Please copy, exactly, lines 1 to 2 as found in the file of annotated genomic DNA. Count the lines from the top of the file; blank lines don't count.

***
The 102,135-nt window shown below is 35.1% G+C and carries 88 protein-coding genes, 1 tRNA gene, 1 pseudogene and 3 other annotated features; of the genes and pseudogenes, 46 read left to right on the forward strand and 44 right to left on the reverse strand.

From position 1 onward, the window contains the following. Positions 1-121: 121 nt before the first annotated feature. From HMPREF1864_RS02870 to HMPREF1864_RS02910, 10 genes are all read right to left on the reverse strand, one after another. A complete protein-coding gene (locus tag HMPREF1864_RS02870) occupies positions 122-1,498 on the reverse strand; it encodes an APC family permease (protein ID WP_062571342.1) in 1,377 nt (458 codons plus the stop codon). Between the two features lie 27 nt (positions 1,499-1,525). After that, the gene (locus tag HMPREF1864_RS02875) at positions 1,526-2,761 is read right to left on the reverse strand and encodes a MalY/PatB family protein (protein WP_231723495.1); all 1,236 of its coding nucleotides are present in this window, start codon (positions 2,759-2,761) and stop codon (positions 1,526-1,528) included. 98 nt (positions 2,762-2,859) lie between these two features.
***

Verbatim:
The 102,135-nt window shown below is 35.1% G+C and carries 88 protein-coding genes, 1 tRNA gene, 1 pseudogene and 3 other annotated features; of the genes and pseudogenes, 46 read left to right on the forward strand and 44 right to left on the reverse strand.

From position 1 onward, the window contains the following. Positions 1-121: 121 nt before the first annotated feature. From HMPREF1864_RS02870 to HMPREF1864_RS02910, 10 genes are all read right to left on the reverse strand, one after another. A complete protein-coding gene (locus tag HMPREF1864_RS02870) occupies positions 122-1,498 on the reverse strand; it encodes an APC family permease (protein ID WP_062571342.1) in 1,377 nt (458 codons plus the stop codon). Between the two features lie 27 nt (positions 1,499-1,525). After that, the gene (locus tag HMPREF1864_RS02875) at positions 1,526-2,761 is read right to left on the reverse strand and encodes a MalY/PatB family protein (protein WP_231723495.1); all 1,236 of its coding nucleotides are present in this window, start codon (positions 2,759-2,761) and stop codon (positions 1,526-1,528) included. 98 nt (positions 2,762-2,859) lie between these two features.